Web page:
Netflix, Inc. (NASDAQ:NFLX) is highly popular among adults, but its shows for kids are also quite popular among subscribers. The company’s Chief Content Officer Ted Sarandos recently noted that as many as two million subscribers have streamed more than 70 shows targeted at kids. The names of those kids’ shows were not revealed. The company has 35 million U.S. subscribers and 5 million of those subscribers have viewed more than twelve such shows, according to a report from BBC.
Netflix plans many shows for Kids
Sarandos appeared in an interview to talk about the firm’s strategy for kids’ programming, and he said that the company is making sincere efforts to “create new brands for our increasingly global footprint.” The time required is longer because animation has a lengthier production cycle, Sarandos pointed out.
Programs for children play a pivotal role in the success of video streaming companies. Netflix, Inc. (NASDAQ:NFLX) has a foundation in gaining and retaining subscribers owing to the fact that it carries shows for kids that have been aired on popular channels like the Disney Channel, Nickelodeon and others. The company has already been creating adult franchises like House of Cards and Orange is the New Black, and now it plans to do the same for children.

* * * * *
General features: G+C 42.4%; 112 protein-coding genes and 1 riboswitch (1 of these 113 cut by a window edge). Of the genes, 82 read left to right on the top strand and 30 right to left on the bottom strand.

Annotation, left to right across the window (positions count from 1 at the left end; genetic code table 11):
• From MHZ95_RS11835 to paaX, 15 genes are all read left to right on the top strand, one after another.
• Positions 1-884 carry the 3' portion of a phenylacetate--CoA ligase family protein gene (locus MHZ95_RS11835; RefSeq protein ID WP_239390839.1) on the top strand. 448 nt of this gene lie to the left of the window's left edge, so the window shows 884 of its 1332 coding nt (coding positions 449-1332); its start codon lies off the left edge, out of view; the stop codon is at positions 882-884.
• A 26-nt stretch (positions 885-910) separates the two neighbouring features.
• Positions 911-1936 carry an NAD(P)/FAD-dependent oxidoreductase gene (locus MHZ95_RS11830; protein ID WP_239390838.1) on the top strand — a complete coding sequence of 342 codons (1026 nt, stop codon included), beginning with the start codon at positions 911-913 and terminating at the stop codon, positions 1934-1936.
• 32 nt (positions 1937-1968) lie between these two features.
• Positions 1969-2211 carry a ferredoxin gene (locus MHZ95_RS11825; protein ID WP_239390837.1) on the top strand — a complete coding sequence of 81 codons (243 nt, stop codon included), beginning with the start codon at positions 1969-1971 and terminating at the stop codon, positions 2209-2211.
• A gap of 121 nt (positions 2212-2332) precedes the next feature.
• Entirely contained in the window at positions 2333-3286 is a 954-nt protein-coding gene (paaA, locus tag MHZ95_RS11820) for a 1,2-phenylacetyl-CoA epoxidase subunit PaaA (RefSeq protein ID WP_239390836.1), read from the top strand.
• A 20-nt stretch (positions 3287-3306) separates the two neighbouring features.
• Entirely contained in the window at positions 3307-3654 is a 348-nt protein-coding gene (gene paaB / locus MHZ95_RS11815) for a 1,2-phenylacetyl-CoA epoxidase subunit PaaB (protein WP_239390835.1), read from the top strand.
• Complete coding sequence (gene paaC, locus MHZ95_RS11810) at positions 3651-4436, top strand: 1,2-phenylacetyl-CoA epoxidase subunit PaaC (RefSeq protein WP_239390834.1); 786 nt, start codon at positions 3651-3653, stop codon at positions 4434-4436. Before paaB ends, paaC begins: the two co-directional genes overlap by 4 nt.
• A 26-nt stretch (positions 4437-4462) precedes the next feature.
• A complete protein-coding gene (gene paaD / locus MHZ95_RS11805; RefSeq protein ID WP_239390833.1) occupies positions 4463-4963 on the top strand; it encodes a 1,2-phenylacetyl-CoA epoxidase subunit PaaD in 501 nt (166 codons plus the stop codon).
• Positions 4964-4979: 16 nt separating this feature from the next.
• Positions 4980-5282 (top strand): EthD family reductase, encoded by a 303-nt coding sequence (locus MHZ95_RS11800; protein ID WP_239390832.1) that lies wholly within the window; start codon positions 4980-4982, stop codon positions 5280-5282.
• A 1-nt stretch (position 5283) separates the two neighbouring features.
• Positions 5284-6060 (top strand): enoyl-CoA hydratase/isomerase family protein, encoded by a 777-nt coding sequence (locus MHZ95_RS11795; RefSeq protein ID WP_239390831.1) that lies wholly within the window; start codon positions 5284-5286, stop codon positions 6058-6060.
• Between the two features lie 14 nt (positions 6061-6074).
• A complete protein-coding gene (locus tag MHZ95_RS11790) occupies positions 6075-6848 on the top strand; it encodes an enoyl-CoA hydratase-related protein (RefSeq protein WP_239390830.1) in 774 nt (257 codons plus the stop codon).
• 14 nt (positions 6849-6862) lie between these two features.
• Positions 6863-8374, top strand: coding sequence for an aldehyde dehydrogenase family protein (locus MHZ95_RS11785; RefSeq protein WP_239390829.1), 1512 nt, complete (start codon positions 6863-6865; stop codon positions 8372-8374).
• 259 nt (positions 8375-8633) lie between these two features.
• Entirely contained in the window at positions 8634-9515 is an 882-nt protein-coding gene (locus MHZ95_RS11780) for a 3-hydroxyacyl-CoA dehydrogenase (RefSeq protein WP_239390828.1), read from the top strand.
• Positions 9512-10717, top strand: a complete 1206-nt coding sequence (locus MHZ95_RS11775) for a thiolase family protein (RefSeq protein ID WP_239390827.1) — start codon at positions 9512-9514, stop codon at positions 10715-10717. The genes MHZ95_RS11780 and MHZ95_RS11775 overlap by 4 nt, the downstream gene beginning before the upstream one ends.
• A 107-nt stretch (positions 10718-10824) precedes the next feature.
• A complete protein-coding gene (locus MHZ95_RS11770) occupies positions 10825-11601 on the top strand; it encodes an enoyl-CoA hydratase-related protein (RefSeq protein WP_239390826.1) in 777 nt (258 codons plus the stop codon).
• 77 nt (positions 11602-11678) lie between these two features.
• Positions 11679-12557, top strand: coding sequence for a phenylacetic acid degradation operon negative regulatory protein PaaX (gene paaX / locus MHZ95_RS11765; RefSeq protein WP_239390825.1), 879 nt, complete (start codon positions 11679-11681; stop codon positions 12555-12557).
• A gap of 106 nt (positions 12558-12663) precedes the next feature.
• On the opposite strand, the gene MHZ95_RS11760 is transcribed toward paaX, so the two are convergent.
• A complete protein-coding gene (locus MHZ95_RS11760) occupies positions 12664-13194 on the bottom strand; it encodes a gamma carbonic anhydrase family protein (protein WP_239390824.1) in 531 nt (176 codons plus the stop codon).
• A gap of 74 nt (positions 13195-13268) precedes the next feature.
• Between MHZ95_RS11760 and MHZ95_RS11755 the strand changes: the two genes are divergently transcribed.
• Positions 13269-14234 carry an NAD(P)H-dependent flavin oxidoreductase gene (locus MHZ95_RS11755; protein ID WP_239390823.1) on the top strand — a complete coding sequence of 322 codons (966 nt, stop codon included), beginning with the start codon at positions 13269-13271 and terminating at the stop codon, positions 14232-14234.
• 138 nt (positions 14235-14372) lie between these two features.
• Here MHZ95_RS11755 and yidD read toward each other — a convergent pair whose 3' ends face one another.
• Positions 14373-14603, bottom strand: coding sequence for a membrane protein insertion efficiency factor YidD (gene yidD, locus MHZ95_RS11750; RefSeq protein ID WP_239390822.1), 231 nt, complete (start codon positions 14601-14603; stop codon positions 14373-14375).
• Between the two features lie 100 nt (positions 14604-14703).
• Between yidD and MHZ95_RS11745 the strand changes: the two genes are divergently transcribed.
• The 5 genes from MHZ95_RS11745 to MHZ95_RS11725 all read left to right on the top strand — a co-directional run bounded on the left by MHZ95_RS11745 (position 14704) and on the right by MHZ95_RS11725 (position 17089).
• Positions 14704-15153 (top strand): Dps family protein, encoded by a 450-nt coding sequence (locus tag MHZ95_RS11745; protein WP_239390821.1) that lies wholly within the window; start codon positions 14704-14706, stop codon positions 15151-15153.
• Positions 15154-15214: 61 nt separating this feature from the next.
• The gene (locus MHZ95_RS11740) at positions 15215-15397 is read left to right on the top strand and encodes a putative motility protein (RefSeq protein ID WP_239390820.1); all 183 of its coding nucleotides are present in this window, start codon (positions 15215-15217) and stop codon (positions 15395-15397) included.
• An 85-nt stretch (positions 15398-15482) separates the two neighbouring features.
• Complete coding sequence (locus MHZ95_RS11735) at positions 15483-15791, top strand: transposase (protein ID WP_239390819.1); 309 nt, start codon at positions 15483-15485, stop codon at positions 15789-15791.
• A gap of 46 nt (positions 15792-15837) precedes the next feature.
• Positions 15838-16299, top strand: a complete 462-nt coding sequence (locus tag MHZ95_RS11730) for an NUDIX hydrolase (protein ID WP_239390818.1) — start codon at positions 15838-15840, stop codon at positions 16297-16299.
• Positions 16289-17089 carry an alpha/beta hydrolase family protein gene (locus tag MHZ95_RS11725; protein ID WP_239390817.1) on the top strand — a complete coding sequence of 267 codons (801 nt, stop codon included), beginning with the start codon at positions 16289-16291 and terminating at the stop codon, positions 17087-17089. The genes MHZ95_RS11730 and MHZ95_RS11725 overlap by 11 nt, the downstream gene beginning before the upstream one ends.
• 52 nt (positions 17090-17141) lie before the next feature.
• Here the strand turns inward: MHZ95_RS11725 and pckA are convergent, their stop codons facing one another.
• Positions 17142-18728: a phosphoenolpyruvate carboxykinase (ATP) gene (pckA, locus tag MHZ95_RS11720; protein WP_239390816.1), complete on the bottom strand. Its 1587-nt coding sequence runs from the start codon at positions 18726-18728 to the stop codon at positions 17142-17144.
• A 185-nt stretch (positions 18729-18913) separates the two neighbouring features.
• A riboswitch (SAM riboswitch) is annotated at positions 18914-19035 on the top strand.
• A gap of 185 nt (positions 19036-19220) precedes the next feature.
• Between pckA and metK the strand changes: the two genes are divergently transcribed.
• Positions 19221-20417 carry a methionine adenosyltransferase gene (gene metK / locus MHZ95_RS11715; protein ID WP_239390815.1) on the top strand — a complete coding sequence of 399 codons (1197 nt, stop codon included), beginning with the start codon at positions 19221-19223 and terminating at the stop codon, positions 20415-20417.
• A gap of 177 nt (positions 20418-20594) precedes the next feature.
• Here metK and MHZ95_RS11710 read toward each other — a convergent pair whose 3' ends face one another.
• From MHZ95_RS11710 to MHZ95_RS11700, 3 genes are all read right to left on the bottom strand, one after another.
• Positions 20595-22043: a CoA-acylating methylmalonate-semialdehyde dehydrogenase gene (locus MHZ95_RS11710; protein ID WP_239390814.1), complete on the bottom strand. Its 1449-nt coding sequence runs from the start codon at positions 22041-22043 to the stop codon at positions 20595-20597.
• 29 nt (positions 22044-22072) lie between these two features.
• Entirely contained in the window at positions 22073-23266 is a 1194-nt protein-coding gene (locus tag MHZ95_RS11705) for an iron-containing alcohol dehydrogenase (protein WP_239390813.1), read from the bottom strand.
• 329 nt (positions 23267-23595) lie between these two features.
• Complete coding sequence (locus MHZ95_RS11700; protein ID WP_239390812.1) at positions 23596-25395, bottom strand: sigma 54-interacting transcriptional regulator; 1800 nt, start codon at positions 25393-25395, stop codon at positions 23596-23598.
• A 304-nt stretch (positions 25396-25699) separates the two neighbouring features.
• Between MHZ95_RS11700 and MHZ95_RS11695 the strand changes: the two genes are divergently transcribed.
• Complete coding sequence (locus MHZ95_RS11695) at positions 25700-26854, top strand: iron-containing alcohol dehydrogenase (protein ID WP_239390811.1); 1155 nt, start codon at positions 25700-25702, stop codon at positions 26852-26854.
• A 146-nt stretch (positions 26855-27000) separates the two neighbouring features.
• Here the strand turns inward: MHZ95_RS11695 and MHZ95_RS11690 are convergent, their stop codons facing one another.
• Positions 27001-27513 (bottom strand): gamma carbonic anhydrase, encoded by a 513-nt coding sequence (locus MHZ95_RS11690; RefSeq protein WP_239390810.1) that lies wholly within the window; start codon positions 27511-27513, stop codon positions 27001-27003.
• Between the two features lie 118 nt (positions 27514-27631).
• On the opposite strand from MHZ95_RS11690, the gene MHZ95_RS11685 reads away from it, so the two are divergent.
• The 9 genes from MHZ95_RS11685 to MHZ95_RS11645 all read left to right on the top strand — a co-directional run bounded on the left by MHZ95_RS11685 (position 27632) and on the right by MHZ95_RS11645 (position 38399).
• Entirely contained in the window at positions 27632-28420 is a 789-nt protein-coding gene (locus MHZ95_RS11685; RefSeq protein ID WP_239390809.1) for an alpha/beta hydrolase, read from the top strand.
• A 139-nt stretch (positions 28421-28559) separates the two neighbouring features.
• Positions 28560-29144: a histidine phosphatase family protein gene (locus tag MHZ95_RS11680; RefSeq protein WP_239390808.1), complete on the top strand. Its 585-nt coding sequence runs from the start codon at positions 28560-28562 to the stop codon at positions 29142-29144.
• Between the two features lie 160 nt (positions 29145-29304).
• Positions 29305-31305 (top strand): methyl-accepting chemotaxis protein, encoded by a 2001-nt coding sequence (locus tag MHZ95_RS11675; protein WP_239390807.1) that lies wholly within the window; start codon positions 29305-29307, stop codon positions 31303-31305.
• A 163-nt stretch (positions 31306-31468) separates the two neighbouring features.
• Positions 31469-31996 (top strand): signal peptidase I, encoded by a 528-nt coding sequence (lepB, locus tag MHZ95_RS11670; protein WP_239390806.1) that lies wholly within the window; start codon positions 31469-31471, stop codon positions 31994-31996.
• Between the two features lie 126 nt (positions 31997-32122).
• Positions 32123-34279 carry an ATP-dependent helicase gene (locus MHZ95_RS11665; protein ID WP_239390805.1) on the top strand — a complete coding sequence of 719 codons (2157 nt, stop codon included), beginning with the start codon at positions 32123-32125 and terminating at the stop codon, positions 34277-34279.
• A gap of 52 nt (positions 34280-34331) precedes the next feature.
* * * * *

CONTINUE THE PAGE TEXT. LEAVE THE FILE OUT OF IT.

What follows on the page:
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Last year, Netflix premiered its first original series for children called Turbo:FAST. Next month, a new show called Veggie Tales in the House will begin, and the company has a number of original shows in its pipeline that will be premiering over the next two years. Care Bears and Cousins is a 1980’s franchise that has not received a launch date from Netflix as of yet, but industry analysts say the first season is expected to be released in early 2016
Shows for kids are ‘trusted brands’
The nostalgia trend in television is big right now with Care Bears and forthcoming shows like The Magic School Bus 360 and Popples. Sarandos believes that these shows were already popular among parents, and hence, they are ‘trusted brands’ and kids will be encouraged to watch those shows.
Netflix, Inc. (NASDAQ:NFLX) has partnered with DreamWorks for up to 300-plus hours of programming, and this is the source of most of the upcoming children series. A few shows come from production companies in other countries such as Italy in the case of Winx Club WOW: World of Winx and Japan in the case of Kong — King of the Apes.